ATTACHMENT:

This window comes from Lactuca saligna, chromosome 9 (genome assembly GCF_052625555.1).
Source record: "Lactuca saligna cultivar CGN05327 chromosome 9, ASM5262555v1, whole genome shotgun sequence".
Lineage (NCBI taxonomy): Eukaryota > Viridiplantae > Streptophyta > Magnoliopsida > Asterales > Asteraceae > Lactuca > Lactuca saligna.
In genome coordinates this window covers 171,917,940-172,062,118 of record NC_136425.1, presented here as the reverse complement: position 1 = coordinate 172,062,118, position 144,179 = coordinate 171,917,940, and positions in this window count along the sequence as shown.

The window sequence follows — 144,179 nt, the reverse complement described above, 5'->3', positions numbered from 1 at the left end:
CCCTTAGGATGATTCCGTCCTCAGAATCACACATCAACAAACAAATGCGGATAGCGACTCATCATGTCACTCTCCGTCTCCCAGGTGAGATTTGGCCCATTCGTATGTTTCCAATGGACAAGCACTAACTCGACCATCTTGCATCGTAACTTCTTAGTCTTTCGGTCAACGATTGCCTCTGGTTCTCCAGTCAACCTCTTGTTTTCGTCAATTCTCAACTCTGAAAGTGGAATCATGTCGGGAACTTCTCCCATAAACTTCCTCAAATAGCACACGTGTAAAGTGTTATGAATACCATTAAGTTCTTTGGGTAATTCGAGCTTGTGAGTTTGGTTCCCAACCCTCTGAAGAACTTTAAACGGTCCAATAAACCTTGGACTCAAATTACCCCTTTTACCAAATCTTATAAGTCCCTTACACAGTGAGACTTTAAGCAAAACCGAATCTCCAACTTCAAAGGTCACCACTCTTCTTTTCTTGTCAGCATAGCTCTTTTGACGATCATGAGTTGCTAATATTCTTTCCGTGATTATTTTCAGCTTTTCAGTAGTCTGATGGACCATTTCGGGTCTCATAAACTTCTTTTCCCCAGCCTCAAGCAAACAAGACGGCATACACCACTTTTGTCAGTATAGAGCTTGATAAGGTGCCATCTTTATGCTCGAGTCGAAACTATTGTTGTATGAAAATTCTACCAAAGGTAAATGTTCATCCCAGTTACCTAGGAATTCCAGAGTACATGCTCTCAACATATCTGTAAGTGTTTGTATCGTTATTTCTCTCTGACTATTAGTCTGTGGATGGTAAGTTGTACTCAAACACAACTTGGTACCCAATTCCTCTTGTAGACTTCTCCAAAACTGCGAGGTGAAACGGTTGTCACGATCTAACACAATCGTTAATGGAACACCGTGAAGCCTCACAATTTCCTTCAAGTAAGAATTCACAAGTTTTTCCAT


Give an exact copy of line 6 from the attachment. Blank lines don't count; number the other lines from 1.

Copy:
CCCTTAGGATGATTCCGTCCTCAGAATCACACATCAACAAACAAATGCGGATAGCGACTCATCATGTCACTCTCCGTCTCCCAGGTGAGATTTGGCCCATTCGTATGTTTCCAATGGACAAGCACTAACTCGACCATCTTGCATCGTAACTTCTTAGTCTTTCGGTCAACGATTGCCTCTGGTTCTCCAGTCAACCTCTTGTTTTCGTCAATTCTCAACTCTGAAAGTGGAATCATGTCGGGAACTTCTCCCATAAACTTCCTCAAATAGCACACGTGTAAAGTGTTATGAATACCATTAAGTTCTTTGGGTAATTCGAGCTTGTGAGTTTGGTTCCCAACCCTCTGAAGAACTTTAAACGGTCCAATAAACCTTGGACTCAAATTACCCCTTTTACCAAATCTTATAAGTCCCTTACACAGTGAGACTTTAAGCAAAACCGAATCTCCAACTTCAAAGGTCACCACTCTTCTTTTCTTGTCAGCATAGCTCTTTTGACGATCATGAGTTGCTAATATTCTTTCCGTGATTATTTTCAGCTTTTCAGTAGTCTGATGGACCATTTCGGGTCTCATAAACTTCTTTTCCCCAGCCTCAAGCAAACAAGACGGCATACACCACTTTTGTCAGTATAGAGCTTGATAAGGTGCCATCTTTATGCTCGAGTCGAAACTATTGTTGTATGAAAATTCTACCAAAGGTAAATGTTCATCCCAGTTACCTAGGAATTCCAGAGTACATGCTCTCAACATATCTGTAAGTGTTTGTATCGTTATTTCTCTCTGACTATTAGTCTGTGGATGGTAAGTTGTACTCAAACACAACTTGGTACCCAATTCCTCTTGTAGACTTCTCCAAAACTGCGAGGTGAAACGGTTGTCACGATCTAACACAATCGTTAATGGAACACCGTGAAGCCTCACAATTTCCTTCAAGTAAGAATTCACAAGTTTTTCCAT